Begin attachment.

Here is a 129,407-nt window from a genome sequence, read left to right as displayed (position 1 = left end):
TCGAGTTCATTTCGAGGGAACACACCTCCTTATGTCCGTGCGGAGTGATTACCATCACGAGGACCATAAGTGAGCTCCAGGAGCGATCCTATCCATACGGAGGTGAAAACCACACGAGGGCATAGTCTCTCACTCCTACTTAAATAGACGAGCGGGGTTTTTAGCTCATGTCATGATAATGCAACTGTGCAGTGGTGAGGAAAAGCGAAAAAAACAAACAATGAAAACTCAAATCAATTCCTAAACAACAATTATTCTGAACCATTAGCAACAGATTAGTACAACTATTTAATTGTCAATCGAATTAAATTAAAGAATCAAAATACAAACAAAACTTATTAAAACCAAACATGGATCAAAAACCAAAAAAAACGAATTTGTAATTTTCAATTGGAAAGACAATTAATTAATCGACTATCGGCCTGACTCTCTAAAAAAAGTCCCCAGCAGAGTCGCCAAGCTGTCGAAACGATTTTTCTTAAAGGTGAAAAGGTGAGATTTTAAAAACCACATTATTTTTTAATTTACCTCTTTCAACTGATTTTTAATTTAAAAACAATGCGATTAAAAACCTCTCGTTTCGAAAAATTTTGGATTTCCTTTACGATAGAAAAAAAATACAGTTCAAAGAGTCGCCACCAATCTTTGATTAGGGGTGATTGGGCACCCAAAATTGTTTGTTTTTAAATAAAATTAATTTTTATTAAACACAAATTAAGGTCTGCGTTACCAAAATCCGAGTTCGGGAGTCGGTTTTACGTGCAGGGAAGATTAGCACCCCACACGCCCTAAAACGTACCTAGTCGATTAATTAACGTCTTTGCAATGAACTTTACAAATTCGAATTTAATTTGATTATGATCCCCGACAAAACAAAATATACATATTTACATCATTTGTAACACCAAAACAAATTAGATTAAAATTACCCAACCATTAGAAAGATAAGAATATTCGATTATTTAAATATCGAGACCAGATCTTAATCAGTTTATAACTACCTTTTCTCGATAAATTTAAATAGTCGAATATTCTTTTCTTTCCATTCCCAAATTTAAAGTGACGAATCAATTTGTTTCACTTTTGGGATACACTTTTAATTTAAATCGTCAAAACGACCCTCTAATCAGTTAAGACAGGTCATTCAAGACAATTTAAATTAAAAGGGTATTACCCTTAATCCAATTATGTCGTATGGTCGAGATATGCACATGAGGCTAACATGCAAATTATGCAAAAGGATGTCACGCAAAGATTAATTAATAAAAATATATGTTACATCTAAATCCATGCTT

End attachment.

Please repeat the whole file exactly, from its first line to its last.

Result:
Here is a 129,407-nt window from a genome sequence, read left to right as displayed (position 1 = left end):
TCGAGTTCATTTCGAGGGAACACACCTCCTTATGTCCGTGCGGAGTGATTACCATCACGAGGACCATAAGTGAGCTCCAGGAGCGATCCTATCCATACGGAGGTGAAAACCACACGAGGGCATAGTCTCTCACTCCTACTTAAATAGACGAGCGGGGTTTTTAGCTCATGTCATGATAATGCAACTGTGCAGTGGTGAGGAAAAGCGAAAAAAACAAACAATGAAAACTCAAATCAATTCCTAAACAACAATTATTCTGAACCATTAGCAACAGATTAGTACAACTATTTAATTGTCAATCGAATTAAATTAAAGAATCAAAATACAAACAAAACTTATTAAAACCAAACATGGATCAAAAACCAAAAAAAACGAATTTGTAATTTTCAATTGGAAAGACAATTAATTAATCGACTATCGGCCTGACTCTCTAAAAAAAGTCCCCAGCAGAGTCGCCAAGCTGTCGAAACGATTTTTCTTAAAGGTGAAAAGGTGAGATTTTAAAAACCACATTATTTTTTAATTTACCTCTTTCAACTGATTTTTAATTTAAAAACAATGCGATTAAAAACCTCTCGTTTCGAAAAATTTTGGATTTCCTTTACGATAGAAAAAAAATACAGTTCAAAGAGTCGCCACCAATCTTTGATTAGGGGTGATTGGGCACCCAAAATTGTTTGTTTTTAAATAAAATTAATTTTTATTAAACACAAATTAAGGTCTGCGTTACCAAAATCCGAGTTCGGGAGTCGGTTTTACGTGCAGGGAAGATTAGCACCCCACACGCCCTAAAACGTACCTAGTCGATTAATTAACGTCTTTGCAATGAACTTTACAAATTCGAATTTAATTTGATTATGATCCCCGACAAAACAAAATATACATATTTACATCATTTGTAACACCAAAACAAATTAGATTAAAATTACCCAACCATTAGAAAGATAAGAATATTCGATTATTTAAATATCGAGACCAGATCTTAATCAGTTTATAACTACCTTTTCTCGATAAATTTAAATAGTCGAATATTCTTTTCTTTCCATTCCCAAATTTAAAGTGACGAATCAATTTGTTTCACTTTTGGGATACACTTTTAATTTAAATCGTCAAAACGACCCTCTAATCAGTTAAGACAGGTCATTCAAGACAATTTAAATTAAAAGGGTATTACCCTTAATCCAATTATGTCGTATGGTCGAGATATGCACATGAGGCTAACATGCAAATTATGCAAAAGGATGTCACGCAAAGATTAATTAATAAAAATATATGTTACATCTAAATCCATGCTT